[Laughs.] I’ve tried to be very mindful of this. But they’re proving it, day to day. It’s not just me giving my opinion. The fact that these problems continue to persist is a management issue, and Mayor Kenney owes us explanations. I know he’s got lot on his plate. But I’m no longer just a former employee, nor was I ever. I’m a resident of this city. I live in Kensington; I’m raising kids here. I don’t want to walk out of the house and have two-day-old trash and flies all over. We just owe our city better. And I would say that yeah, given the track record, I think it’s incompetence that they just cannot run trash for a city of 1.6 million people. And look, does underfunding happen? Yes. But they’re about to put forth a $5.2 billion budget. When you compare that to cities of our size, it’s not that underfunded; the issue is how the money’s being spent. I’m starting to lose faith in the argument that we don’t have enough money. I just think it’s mismanagement — old, outdated systems that don’t rely on technology and nobody feels the need to change.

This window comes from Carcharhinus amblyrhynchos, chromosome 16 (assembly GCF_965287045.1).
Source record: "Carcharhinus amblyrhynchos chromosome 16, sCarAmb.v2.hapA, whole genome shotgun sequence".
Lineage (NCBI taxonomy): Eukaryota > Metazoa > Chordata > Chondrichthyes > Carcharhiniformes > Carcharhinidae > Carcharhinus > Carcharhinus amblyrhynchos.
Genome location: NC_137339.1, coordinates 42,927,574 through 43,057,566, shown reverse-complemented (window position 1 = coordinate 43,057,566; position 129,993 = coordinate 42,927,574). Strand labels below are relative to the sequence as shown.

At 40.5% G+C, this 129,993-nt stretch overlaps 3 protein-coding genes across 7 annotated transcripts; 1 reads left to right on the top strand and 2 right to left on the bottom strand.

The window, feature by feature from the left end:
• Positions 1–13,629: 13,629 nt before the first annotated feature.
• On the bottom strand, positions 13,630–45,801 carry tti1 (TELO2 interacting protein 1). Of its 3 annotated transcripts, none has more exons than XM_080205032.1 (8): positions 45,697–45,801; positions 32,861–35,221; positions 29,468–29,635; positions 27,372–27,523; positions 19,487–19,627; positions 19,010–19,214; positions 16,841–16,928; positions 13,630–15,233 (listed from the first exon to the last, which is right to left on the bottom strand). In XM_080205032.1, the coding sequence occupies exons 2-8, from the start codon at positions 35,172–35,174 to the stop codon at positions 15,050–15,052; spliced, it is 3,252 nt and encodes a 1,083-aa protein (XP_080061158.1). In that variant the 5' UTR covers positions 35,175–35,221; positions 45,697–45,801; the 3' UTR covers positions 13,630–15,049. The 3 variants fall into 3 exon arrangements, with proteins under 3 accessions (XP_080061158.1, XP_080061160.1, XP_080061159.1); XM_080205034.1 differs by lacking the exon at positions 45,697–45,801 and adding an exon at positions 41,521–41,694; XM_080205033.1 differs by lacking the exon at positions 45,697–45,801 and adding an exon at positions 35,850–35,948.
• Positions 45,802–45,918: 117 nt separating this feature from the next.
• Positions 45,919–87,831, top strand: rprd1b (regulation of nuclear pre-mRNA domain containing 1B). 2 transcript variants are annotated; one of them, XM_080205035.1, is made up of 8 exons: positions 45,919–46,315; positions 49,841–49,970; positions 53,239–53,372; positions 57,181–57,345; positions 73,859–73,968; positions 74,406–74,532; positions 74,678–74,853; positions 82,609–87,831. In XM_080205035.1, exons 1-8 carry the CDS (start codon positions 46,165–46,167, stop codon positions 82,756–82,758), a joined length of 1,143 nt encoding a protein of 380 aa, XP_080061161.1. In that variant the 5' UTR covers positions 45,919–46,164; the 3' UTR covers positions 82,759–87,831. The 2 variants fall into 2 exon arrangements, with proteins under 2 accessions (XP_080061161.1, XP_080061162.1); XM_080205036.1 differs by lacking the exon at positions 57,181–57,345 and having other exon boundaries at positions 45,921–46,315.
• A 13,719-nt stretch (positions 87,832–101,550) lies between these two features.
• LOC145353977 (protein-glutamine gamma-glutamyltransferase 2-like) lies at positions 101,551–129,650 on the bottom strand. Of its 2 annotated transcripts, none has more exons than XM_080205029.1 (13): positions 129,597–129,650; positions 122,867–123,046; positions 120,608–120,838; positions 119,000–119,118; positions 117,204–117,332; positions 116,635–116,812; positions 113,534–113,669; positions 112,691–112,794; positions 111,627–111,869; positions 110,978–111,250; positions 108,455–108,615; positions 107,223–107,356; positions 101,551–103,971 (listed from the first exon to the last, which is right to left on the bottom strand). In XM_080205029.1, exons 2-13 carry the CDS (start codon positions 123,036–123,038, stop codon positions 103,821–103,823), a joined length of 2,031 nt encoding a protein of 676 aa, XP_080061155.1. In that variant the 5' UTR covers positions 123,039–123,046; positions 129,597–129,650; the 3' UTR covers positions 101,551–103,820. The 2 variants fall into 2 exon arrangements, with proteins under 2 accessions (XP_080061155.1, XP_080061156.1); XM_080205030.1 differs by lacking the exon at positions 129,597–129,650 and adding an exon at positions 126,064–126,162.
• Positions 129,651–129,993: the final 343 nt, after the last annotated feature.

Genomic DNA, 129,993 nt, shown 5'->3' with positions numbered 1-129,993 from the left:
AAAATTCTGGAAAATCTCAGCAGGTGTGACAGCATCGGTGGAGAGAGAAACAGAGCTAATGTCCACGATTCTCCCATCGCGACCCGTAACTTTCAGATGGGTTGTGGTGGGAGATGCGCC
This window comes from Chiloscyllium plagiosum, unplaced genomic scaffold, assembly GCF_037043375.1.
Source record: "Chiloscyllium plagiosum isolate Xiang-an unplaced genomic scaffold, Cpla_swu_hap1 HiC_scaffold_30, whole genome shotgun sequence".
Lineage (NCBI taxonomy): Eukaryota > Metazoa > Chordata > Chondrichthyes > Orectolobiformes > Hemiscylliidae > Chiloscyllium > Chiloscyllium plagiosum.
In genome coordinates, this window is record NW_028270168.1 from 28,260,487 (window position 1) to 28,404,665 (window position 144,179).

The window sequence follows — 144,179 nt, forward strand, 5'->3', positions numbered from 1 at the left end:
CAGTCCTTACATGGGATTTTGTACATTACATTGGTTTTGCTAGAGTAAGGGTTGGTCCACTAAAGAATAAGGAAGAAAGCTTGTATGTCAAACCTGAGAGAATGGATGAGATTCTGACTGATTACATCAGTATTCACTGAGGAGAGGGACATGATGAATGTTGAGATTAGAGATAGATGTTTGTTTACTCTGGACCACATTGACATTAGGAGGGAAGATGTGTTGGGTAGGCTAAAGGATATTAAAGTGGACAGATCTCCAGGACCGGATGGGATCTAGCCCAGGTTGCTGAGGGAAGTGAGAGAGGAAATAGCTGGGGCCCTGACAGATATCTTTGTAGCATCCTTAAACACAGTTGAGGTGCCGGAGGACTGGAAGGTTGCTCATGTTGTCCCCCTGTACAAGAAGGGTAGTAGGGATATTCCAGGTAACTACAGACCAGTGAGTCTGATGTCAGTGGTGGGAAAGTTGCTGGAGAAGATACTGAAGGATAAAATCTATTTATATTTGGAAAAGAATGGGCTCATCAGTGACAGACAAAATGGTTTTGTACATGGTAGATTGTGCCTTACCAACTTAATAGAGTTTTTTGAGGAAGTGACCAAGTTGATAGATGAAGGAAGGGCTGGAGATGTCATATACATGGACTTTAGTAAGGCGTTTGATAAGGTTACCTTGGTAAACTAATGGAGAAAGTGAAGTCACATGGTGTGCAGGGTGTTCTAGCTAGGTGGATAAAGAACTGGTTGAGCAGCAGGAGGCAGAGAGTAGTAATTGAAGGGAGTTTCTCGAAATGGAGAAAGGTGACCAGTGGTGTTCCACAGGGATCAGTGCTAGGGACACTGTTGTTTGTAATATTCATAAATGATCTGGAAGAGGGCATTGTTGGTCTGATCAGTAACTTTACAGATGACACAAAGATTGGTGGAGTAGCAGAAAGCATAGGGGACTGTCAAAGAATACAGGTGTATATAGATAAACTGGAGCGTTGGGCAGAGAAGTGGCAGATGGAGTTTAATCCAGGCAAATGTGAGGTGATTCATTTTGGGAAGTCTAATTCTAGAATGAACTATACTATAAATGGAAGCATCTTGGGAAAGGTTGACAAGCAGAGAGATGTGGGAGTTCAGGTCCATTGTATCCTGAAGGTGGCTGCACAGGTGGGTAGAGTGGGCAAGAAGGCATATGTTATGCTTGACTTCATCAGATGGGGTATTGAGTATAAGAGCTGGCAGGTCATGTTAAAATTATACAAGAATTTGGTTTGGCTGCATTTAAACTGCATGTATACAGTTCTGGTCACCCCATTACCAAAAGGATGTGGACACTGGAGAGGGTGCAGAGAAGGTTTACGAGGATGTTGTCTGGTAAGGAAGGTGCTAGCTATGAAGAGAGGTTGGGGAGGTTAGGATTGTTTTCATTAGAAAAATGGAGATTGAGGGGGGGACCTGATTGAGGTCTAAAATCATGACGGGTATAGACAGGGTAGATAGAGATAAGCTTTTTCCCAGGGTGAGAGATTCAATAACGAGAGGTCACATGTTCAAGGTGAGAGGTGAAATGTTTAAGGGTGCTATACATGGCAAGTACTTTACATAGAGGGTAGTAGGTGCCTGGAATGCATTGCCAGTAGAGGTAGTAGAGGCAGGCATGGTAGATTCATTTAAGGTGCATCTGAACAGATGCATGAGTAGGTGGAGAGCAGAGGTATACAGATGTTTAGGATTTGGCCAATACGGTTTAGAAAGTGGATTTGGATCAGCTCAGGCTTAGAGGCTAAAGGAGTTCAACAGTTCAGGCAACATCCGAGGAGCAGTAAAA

I wanted to ask you about the budget. The city got $1.4 billion of federal pandemic aid, and in the newest budget, the Streets Department funding is up $24 million, to $265 million. Will that solve the problem?